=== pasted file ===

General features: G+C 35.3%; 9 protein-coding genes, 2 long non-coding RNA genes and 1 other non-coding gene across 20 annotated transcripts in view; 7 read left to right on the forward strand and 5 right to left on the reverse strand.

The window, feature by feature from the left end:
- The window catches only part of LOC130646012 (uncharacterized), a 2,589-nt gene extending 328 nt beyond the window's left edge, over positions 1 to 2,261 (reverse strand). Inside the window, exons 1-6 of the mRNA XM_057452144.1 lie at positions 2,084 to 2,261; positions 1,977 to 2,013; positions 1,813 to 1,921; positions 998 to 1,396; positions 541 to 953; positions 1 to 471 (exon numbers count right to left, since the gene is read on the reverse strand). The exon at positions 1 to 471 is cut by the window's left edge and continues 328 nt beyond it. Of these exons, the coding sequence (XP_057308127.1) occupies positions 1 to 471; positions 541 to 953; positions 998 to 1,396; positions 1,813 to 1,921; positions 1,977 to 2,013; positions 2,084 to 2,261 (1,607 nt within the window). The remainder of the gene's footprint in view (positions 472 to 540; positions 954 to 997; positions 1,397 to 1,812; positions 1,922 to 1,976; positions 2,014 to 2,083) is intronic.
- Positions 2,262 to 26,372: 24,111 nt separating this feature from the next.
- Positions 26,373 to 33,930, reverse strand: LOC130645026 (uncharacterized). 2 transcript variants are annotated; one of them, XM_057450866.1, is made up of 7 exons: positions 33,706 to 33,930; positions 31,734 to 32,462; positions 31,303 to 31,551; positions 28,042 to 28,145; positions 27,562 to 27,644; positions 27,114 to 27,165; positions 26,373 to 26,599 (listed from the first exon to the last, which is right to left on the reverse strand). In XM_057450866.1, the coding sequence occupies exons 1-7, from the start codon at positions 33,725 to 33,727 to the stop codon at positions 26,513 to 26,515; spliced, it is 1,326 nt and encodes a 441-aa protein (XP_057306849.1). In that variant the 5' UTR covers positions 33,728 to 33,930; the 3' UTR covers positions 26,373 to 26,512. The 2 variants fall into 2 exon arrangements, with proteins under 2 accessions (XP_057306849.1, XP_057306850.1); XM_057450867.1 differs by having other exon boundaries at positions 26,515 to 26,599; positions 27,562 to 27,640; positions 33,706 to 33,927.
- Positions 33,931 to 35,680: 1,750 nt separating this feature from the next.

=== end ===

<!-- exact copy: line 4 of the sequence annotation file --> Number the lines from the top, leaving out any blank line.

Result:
- Positions 2,262 to 26,372: 24,111 nt separating this feature from the next.